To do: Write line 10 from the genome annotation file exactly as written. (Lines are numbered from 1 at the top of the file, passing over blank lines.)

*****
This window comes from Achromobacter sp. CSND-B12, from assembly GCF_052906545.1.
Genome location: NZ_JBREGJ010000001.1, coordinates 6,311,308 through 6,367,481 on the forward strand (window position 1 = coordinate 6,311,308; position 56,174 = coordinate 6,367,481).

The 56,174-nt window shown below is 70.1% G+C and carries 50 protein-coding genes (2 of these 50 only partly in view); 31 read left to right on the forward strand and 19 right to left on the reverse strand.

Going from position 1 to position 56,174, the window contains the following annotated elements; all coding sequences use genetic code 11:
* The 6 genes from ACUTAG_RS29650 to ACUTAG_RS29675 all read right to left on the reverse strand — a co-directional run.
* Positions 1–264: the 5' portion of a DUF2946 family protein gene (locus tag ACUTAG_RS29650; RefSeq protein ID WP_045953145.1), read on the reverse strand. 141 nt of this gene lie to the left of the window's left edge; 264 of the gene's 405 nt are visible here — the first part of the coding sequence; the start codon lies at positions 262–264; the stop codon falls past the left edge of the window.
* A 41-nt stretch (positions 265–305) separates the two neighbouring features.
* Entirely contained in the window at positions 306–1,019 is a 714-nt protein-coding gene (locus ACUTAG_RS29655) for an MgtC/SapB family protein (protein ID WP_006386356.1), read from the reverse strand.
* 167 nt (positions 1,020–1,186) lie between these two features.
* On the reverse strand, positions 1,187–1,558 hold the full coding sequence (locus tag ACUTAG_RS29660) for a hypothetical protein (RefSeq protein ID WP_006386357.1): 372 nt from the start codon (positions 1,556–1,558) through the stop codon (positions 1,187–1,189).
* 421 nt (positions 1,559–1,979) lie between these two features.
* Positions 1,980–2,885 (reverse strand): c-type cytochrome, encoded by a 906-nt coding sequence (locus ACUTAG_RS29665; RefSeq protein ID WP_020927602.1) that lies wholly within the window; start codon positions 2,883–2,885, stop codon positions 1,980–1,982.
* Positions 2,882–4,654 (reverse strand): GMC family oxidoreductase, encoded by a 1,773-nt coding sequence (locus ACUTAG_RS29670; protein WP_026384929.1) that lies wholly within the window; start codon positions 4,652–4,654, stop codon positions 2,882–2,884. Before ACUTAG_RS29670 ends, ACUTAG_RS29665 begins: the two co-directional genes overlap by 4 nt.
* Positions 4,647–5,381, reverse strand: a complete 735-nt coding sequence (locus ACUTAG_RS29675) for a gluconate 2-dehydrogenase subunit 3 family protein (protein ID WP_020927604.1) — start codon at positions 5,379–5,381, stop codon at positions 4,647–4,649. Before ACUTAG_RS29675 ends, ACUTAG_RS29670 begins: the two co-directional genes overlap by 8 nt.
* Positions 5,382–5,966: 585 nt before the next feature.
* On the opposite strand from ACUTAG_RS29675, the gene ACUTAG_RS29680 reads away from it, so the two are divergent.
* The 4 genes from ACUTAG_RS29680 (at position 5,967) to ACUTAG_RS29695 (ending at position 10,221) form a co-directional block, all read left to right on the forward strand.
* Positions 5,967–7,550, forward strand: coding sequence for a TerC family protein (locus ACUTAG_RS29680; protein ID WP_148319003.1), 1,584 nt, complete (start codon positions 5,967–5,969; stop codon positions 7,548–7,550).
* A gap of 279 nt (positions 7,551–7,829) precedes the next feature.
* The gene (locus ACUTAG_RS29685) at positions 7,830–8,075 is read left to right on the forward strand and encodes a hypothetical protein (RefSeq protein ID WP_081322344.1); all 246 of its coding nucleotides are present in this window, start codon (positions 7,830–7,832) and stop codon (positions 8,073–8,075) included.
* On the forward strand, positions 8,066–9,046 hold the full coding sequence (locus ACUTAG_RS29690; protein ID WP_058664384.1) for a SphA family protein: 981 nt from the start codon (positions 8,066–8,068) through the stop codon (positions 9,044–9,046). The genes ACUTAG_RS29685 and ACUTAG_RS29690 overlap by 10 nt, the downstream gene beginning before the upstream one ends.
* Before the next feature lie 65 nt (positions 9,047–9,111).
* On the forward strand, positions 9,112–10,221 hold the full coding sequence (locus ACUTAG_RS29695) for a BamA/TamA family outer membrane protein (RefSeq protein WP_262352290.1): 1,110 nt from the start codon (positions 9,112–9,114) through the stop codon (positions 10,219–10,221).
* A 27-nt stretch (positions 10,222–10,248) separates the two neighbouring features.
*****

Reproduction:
* On the reverse strand, positions 1,187–1,558 hold the full coding sequence (locus tag ACUTAG_RS29660) for a hypothetical protein (RefSeq protein ID WP_006386357.1): 372 nt from the start codon (positions 1,556–1,558) through the stop codon (positions 1,187–1,189).